For best results, start by applying the conditioner on a clean and damp hair. in order for deep conditioning to work, you also need some mild heat. You can ease up the absorption of moisture with a steamer or a heated gel cap. If you’re going to use a hair steamer for 15-30 minutes, you’re going to determine the tightly closed cuticles (that low porosity hair has) open up, therefore the conditioning ingredients are going to go even deeper in the hair shaft, infusing the strands with the moisturizing nutrients.
In case you don’t have any of these tools, you may very well sit under a hooded dryer for 10-15 minutes (don’t forget to also use a plastic cap!). if you decide to use only your body heat and a plastic cap, you should wait for 2 hours for the conditioner to work.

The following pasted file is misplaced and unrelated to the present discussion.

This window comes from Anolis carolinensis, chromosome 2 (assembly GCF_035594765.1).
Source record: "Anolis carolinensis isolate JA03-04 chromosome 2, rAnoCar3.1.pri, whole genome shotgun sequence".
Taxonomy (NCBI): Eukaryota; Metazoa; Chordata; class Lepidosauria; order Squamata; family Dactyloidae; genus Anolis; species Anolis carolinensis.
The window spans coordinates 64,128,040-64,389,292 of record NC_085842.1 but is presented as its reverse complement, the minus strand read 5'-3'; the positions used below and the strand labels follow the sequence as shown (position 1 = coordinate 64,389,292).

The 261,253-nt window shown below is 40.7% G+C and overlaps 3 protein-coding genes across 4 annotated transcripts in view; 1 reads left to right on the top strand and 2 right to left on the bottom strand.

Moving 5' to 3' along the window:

- Use water-based leave-in conditioners
Using a water-based leave-in conditioner after each shampooing is going to help your low porosity hair. a liquid-based, leave-in conditioner that doesn’t contain any protein is going to hydrate your hair and lubricate it at the same time. In addition, it’s not going to coat your hair with too much product either.
Buildup is one of the reasons for which the hair isn’t absorbing water as you’re trying to moisturize your hair. don’t hesitate and start using clarifying shampoo once or twice a month as you want to get rid of all lingering products from your hair. make sure you’re using a protein-free conditioner afterwards.
- Start using bentonite clay
Bentonite clay is in fact an efficient natural deep cleanser that benefits the low porosity hair. it presents impressive absorptive abilities that suck in the impurities and eliminate all the excess product buildup. You want to use a bentonite clay hair mask as it’s going to soften your resistant hair, making it easier to handle and capable to receive various styling products.
- Wash your hair with warm water